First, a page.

1.1. Overview

The National Planning Policy Framework’s (NPPF) accompanying Flood Risk and Coastal Change Planning Practice Guidance (PPG) highlights the role of Local Planning Authorities (LPAs) to utilise a risk-based approach to understand and manage flood risk from all sources. This includes the risks to and from surrounding areas in the same flood catchment. As a result, LPAs are required to produce Strategic Flood Risk Assessments (SFRA) to inform the preparation of Local Plans. The PPG defines a SFRA as:

“a study carried out by one or more LPAs to assess the risk to an area from flooding from all sources, now and in the future, taking account of the impacts of climate change, and to assess the impact that land use changes and development in the area will have on flood risk.”

The West London Boroughs of Barnet, Brent, Ealing, Harrow, Hillingdon and Hounslow (hereinafter ‘the Boroughs’) have commissioned the production of a joint Level 1 SFRA. The overarching aim of this SFRA is to provide the evidence base for ensuring development is steered away from areas identified most at risk from various flood sources, reducing the risk of flooding to its residents and buildings. This review is required to provide an update to existing borough specific SFRAs, which were predominantly completed in 2008.The Greater London Authority’s (GLA) Drain London Project grouped the six boroughs together, as Groups 1 and 2. From this grouping, the Boroughs have since formed the North West London Flood Risk Management Strategic Partnership group. The group aims to provide the Boroughs with the platform to deliver their Lead Local Flood Authority (LLFA) requirements of the Flood & Water Management Act (FMWA) 2010 and the Flood Risk Regulations (FRR) 2009. The group has representation on the Thames Regional Flood and Coastal Committee (RFCC), a committee established by the EA to promote joined up thinking and actions to manage flood risk throughout the Thames catchment area and administer relevant funding streams.

The combined area features several cross-boundary Environment Agency-designated Main Rivers, including the Dollis Brook, Duke of Northumberland’s River, River Brent, River Crane, River Colne, River Lee, River Pinn, River Thames and Yeading Brook. These rivers cross boroughs that make up six of the seven local authorities that form the West London Alliance (WLA). Due to these established associations, groupings, and shared borough boundaries, a joint SFRA is beneficial for all Boroughs. This document and mapping will provide consistency and clarity, and will enable sign-posting to common policies and requirements. A joint SFRA also enables the identification of potential improvements which the Boroughs are recommended to adopt and enforce through their future Local Plans to improve local flood risk whilst promoting sustainable development.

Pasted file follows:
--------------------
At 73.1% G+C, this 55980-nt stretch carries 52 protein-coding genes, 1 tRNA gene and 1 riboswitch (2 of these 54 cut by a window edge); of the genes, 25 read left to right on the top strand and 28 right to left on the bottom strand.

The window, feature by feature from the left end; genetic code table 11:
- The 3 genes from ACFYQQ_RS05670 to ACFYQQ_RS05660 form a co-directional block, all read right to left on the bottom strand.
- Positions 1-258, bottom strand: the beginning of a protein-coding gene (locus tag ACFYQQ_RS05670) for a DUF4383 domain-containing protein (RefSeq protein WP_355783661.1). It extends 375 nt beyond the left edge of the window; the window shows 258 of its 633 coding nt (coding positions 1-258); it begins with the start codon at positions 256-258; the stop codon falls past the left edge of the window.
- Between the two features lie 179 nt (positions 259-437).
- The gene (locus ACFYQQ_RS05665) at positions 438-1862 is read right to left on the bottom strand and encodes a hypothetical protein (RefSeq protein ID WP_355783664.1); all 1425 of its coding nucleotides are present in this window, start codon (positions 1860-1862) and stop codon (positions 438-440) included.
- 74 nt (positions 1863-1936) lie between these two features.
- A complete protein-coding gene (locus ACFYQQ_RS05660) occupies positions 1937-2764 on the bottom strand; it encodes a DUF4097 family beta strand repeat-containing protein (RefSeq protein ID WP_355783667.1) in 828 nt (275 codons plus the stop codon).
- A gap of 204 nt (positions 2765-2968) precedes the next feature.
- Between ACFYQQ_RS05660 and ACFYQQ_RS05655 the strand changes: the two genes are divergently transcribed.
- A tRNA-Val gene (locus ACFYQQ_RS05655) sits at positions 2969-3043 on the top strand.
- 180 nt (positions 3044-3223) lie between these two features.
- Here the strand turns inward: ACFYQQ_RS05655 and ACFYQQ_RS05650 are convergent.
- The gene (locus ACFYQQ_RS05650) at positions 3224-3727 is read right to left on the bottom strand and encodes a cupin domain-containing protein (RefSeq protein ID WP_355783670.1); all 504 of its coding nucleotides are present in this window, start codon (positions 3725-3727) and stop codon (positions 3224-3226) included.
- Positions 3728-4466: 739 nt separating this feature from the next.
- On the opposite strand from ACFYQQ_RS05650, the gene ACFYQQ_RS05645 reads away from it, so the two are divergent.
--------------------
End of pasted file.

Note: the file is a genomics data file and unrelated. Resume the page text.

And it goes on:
1.2. Objectives

The purpose of this Level 1 SFRA is to provide a strategic overview of all forms of flood risk throughout the study area, now and in the future. This document and associated mapping delivered as part of the SFRA, will be used as an evidence base by the Boroughs to inform the preparation of Local Plans, including the application of the sequential test to future site allocations. In addition to providing an evidence base, the SFRA will provide each Borough with robust information which should be used to:

  • Determine the variations in risk from all sources of flooding across their areas.
  • Inform the Sustainability Appraisal so that flood risk is fully taken into account in assessment of Local Plans.
  • Provide the evidence needed to inform the undertaking of the Sequential Test in determining the land use allocations in accordance with the NPPF, and how to apply the Sequential Test for windfall sites within the boroughs.
  • Develop policies to manage the effects of climate change and flood risk from all sources.

It is intended that this Level 1 SFRA will provide a starting point for improved strategic and partnership working by considering the scope for future common approaches for managing flood risk across the study area. This reflects the challenges posed to the Boroughs through the need for increased development.